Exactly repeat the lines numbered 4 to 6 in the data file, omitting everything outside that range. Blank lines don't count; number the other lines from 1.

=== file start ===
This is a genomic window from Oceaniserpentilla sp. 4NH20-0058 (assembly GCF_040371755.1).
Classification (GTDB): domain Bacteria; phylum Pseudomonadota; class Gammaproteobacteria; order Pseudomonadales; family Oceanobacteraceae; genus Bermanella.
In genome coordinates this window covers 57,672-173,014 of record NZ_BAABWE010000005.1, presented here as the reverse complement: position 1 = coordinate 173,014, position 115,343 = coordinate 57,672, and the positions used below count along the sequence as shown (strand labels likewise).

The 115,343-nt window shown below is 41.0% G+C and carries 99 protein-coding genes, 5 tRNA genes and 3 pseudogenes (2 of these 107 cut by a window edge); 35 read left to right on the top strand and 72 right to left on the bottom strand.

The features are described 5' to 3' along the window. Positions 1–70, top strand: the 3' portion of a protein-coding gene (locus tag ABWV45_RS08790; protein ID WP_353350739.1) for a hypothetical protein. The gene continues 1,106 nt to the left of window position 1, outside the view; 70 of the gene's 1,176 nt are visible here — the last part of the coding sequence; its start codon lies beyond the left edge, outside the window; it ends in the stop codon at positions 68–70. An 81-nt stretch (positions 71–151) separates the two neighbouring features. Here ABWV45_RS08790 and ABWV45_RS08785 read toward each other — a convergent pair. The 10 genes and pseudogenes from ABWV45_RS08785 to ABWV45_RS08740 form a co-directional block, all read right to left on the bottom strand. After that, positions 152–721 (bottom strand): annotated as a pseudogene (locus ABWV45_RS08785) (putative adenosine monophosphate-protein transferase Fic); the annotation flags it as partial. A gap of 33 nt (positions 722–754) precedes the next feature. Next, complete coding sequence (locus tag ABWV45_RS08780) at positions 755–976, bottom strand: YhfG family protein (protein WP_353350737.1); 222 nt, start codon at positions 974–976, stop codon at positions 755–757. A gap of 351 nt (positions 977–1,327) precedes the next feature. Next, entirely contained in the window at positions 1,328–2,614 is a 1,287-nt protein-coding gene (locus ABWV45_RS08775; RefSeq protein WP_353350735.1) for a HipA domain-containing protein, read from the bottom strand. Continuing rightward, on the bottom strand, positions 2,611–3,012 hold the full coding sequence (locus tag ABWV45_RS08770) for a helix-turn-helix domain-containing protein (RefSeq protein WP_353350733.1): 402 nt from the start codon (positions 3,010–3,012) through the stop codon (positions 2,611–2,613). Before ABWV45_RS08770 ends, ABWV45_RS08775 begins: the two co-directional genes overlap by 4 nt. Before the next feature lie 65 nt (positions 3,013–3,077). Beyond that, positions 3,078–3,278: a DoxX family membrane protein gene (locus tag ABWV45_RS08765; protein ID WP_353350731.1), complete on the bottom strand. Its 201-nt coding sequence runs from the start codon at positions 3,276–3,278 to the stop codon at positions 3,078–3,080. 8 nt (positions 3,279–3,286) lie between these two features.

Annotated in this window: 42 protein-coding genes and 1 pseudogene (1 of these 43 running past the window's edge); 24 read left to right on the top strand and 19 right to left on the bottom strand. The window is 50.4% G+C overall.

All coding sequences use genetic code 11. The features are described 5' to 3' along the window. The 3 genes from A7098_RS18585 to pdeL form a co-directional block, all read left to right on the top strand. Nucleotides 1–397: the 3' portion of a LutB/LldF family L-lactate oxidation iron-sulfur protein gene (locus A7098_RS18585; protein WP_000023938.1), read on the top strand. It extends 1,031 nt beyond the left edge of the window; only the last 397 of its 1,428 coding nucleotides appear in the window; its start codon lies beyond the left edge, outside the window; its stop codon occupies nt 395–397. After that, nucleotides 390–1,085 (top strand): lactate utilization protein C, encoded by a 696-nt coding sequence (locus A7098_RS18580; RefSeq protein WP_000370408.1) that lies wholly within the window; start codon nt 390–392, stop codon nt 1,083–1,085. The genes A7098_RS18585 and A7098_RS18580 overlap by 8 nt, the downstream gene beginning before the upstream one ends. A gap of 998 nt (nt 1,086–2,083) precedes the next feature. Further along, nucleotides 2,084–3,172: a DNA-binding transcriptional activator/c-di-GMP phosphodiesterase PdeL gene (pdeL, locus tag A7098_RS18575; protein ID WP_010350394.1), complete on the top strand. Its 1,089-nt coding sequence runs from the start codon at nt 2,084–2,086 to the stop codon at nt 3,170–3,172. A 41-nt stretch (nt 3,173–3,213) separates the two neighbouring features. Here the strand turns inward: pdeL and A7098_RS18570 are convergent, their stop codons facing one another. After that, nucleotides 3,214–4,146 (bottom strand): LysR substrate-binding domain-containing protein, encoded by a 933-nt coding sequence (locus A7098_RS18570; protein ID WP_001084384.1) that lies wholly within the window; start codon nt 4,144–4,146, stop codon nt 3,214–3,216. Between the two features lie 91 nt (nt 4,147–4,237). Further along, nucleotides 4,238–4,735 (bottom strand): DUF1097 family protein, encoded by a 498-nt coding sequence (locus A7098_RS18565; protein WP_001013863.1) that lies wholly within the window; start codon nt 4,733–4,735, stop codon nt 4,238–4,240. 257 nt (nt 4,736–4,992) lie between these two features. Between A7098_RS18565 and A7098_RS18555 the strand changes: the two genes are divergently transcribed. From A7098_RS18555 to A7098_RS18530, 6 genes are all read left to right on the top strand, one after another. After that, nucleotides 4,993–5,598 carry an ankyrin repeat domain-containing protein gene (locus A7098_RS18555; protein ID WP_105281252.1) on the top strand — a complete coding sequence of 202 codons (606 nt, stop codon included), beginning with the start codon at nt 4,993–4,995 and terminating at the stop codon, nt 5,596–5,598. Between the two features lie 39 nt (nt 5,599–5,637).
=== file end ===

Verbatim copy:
The 115,343-nt window shown below is 41.0% G+C and carries 99 protein-coding genes, 5 tRNA genes and 3 pseudogenes (2 of these 107 cut by a window edge); 35 read left to right on the top strand and 72 right to left on the bottom strand.

The features are described 5' to 3' along the window. Positions 1–70, top strand: the 3' portion of a protein-coding gene (locus tag ABWV45_RS08790; protein ID WP_353350739.1) for a hypothetical protein. The gene continues 1,106 nt to the left of window position 1, outside the view; 70 of the gene's 1,176 nt are visible here — the last part of the coding sequence; its start codon lies beyond the left edge, outside the window; it ends in the stop codon at positions 68–70. An 81-nt stretch (positions 71–151) separates the two neighbouring features. Here ABWV45_RS08790 and ABWV45_RS08785 read toward each other — a convergent pair. The 10 genes and pseudogenes from ABWV45_RS08785 to ABWV45_RS08740 form a co-directional block, all read right to left on the bottom strand. After that, positions 152–721 (bottom strand): annotated as a pseudogene (locus ABWV45_RS08785) (putative adenosine monophosphate-protein transferase Fic); the annotation flags it as partial. A gap of 33 nt (positions 722–754) precedes the next feature. Next, complete coding sequence (locus tag ABWV45_RS08780) at positions 755–976, bottom strand: YhfG family protein (protein WP_353350737.1); 222 nt, start codon at positions 974–976, stop codon at positions 755–757. A gap of 351 nt (positions 977–1,327) precedes the next feature. Next, entirely contained in the window at positions 1,328–2,614 is a 1,287-nt protein-coding gene (locus ABWV45_RS08775; RefSeq protein WP_353350735.1) for a HipA domain-containing protein, read from the bottom strand. Continuing rightward, on the bottom strand, positions 2,611–3,012 hold the full coding sequence (locus tag ABWV45_RS08770) for a helix-turn-helix domain-containing protein (RefSeq protein WP_353350733.1): 402 nt from the start codon (positions 3,010–3,012) through the stop codon (positions 2,611–2,613). Before ABWV45_RS08770 ends, ABWV45_RS08775 begins: the two co-directional genes overlap by 4 nt. Before the next feature lie 65 nt (positions 3,013–3,077). Beyond that, positions 3,078–3,278: a DoxX family membrane protein gene (locus tag ABWV45_RS08765; protein ID WP_353350731.1), complete on the bottom strand. Its 201-nt coding sequence runs from the start codon at positions 3,276–3,278 to the stop codon at positions 3,078–3,080. 8 nt (positions 3,279–3,286) lie between these two features.

Annotated in this window: 42 protein-coding genes and 1 pseudogene (1 of these 43 running past the window's edge); 24 read left to right on the top strand and 19 right to left on the bottom strand. The window is 50.4% G+C overall.